I recently listened to a podcast with Fr. Mike Schmitz about why self-pity is not appropriate behaviour for Christians (I think this is the same talk, although I’m in public and can’t check so I’m not 100% sure). I’ve gotta say, it burned a bit, as I’m an absolute wallower, very prone to self-pity. I’m even more keenly aware of it because my husband is the opposite – he doesn’t complain much at all and never feels sorry for himself – and I think he’s sometimes frustrated by my inclination towards “it’s not faaaair!” when things don’t go my way. But I digress!
Apart from striking a personal chord, I initially felt like what he was saying was a little unfair. I mean, some people have really terrible things happen to them, right!? It seems harsh to say that it’s sinful to feel sorry for yourself. And indeed, I do think it’s harsh. Even if it isn’t spiritually optimal, I would be loath to tell someone who just got a late stage cancer diagnosis (or whatever) that they should quit feeling so darn sorry for themselves.
But I kept thinking about it, about myself and about other people I know who are inclined towards self-pity. I realised that the danger of self-pity is often that it can lead to self-indulgence. Imagine this: you’re single, and you want nothing more than to meet the right person to marry and start a family with, but you’re in your late 30s and beginning to feel like the possibilities of this happening are diminishing with every passing day. That would *absolutely* be a hard place to be, and you would have every right to feel sad, even mad, and to wonder why God isn’t answering your prayers as you’d wish.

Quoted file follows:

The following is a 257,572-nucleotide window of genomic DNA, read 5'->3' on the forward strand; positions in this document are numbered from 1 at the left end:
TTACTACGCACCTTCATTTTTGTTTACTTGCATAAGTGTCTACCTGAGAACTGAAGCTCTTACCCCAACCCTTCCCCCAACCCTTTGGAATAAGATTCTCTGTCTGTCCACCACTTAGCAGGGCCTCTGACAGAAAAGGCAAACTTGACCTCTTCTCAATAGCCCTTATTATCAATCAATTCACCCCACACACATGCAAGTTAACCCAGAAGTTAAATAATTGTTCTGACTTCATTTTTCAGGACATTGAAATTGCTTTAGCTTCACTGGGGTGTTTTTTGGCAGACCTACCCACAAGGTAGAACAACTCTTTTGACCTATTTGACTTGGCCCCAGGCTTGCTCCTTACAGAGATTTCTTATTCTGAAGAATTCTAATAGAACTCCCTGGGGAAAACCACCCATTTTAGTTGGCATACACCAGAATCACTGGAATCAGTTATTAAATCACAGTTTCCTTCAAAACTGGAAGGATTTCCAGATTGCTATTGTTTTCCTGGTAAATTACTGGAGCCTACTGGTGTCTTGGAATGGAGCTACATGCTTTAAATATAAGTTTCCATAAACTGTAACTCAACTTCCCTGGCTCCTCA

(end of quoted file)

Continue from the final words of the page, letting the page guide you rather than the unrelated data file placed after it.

But imagine that you start to feel very sorry for yourself. It’s just not fair. I would make a great wife and mother, and I might not ever get the chance. All my friends are married, and some of them on their 4th or 5th kids. I am so unfulfilled by my life. Then you meet a guy, a great guy with whom you connect immediately. He desires the same things as you. However, he is in a long-distance relationship. You know this, but you text him a lot and meet up with him once or twice per week. It feels so good to finally spend time with a guy you like, and who seems to like you too!
Now, in an ideal world, obviously it would be great if he was single. But clearly this isn’t an ideal world, and his girlfriend is far away, and he seems to be into you, and nothing has *actually* happened between you… so you keep seeing him. Your attraction grows, and you can see his does too. One day, you end up kissing.
Unfortunately, this anecdote is not entirely imaginary in my case. I once dated a guy who I knew had a girlfriend, but she lived on the other side of the country. I knew it was wrong, and I knew that I deserved more than that, let alone his girlfriend. Yet I was in a place of self-pitying despair, lamenting my bad luck with men. And that self-pity allowed me to make excuses for my behaviour, and to be open to interpreting his comment that things were “complicated” with his girlfriend extremely liberally.
A more every day example would be the struggles of motherhood. The baby woke up several times in the night, your husband is working late, there’s no food in the fridge, and you’re exhausted. It’s OK to think “this sucks!”, and to let the appropriate people (your spouse, your family, maybe your friends) know that you’re very tired and would love if someone could facilitate your taking a nap. But as soon as we start to feel sorry for ourselves, it is easy to slip into justifying our rudeness towards others or snappiness with our children by thinking “well what do they expect?! I’m freaking tired!” Our self-pity makes way for self-indulgent justification of sin.
You get the picture. Maybe you are better than me about keeping your self-pity in check. For me, it was kind of a breakthrough to realise that the dangers of this tendency go beyond being annoying for others and unhelpful for myself. It actually paves the way for greater sin.
And for what it’s worth… when I finally came to my senses and ended it with the guy with the girlfriend, I met my now-husband less than a week later 😉